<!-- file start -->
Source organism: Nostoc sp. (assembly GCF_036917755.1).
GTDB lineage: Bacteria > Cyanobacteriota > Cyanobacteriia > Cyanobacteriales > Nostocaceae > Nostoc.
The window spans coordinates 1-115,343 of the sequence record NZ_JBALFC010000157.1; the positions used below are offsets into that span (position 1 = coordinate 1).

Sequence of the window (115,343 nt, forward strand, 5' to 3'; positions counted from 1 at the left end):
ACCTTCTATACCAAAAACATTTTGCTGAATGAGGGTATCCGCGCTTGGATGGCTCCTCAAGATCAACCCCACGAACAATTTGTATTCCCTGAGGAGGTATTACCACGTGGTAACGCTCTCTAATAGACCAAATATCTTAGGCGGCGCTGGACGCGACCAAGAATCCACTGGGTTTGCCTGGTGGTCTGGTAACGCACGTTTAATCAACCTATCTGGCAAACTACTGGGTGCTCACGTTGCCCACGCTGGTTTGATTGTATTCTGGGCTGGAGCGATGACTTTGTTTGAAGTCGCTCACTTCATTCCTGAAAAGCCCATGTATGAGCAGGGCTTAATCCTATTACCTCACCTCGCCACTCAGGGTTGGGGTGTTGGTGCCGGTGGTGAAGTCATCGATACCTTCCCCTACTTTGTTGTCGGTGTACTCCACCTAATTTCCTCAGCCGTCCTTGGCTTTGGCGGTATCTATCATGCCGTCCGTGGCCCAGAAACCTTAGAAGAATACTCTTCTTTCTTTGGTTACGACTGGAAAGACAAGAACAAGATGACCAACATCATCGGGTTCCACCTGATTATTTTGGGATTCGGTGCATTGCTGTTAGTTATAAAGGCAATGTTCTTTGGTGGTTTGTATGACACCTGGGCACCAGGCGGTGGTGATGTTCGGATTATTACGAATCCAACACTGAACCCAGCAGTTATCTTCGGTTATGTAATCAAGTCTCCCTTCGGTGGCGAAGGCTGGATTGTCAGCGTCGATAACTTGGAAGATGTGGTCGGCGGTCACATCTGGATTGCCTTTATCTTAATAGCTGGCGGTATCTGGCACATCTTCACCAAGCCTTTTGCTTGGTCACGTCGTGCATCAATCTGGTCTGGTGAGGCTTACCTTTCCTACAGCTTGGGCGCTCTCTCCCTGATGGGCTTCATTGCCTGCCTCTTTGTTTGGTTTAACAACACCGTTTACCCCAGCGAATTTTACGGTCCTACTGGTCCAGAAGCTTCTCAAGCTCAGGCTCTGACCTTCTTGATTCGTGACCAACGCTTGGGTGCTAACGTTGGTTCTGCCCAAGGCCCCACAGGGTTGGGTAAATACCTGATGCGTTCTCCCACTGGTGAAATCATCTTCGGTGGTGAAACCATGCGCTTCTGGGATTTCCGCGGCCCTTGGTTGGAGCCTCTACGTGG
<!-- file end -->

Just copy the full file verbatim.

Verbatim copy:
Source organism: Nostoc sp. (assembly GCF_036917755.1).
GTDB lineage: Bacteria > Cyanobacteriota > Cyanobacteriia > Cyanobacteriales > Nostocaceae > Nostoc.
The window spans coordinates 1-115,343 of the sequence record NZ_JBALFC010000157.1; the positions used below are offsets into that span (position 1 = coordinate 1).

Sequence of the window (115,343 nt, forward strand, 5' to 3'; positions counted from 1 at the left end):
ACCTTCTATACCAAAAACATTTTGCTGAATGAGGGTATCCGCGCTTGGATGGCTCCTCAAGATCAACCCCACGAACAATTTGTATTCCCTGAGGAGGTATTACCACGTGGTAACGCTCTCTAATAGACCAAATATCTTAGGCGGCGCTGGACGCGACCAAGAATCCACTGGGTTTGCCTGGTGGTCTGGTAACGCACGTTTAATCAACCTATCTGGCAAACTACTGGGTGCTCACGTTGCCCACGCTGGTTTGATTGTATTCTGGGCTGGAGCGATGACTTTGTTTGAAGTCGCTCACTTCATTCCTGAAAAGCCCATGTATGAGCAGGGCTTAATCCTATTACCTCACCTCGCCACTCAGGGTTGGGGTGTTGGTGCCGGTGGTGAAGTCATCGATACCTTCCCCTACTTTGTTGTCGGTGTACTCCACCTAATTTCCTCAGCCGTCCTTGGCTTTGGCGGTATCTATCATGCCGTCCGTGGCCCAGAAACCTTAGAAGAATACTCTTCTTTCTTTGGTTACGACTGGAAAGACAAGAACAAGATGACCAACATCATCGGGTTCCACCTGATTATTTTGGGATTCGGTGCATTGCTGTTAGTTATAAAGGCAATGTTCTTTGGTGGTTTGTATGACACCTGGGCACCAGGCGGTGGTGATGTTCGGATTATTACGAATCCAACACTGAACCCAGCAGTTATCTTCGGTTATGTAATCAAGTCTCCCTTCGGTGGCGAAGGCTGGATTGTCAGCGTCGATAACTTGGAAGATGTGGTCGGCGGTCACATCTGGATTGCCTTTATCTTAATAGCTGGCGGTATCTGGCACATCTTCACCAAGCCTTTTGCTTGGTCACGTCGTGCATCAATCTGGTCTGGTGAGGCTTACCTTTCCTACAGCTTGGGCGCTCTCTCCCTGATGGGCTTCATTGCCTGCCTCTTTGTTTGGTTTAACAACACCGTTTACCCCAGCGAATTTTACGGTCCTACTGGTCCAGAAGCTTCTCAAGCTCAGGCTCTGACCTTCTTGATTCGTGACCAACGCTTGGGTGCTAACGTTGGTTCTGCCCAAGGCCCCACAGGGTTGGGTAAATACCTGATGCGTTCTCCCACTGGTGAAATCATCTTCGGTGGTGAAACCATGCGCTTCTGGGATTTCCGCGGCCCTTGGTTGGAGCCTCTACGTGG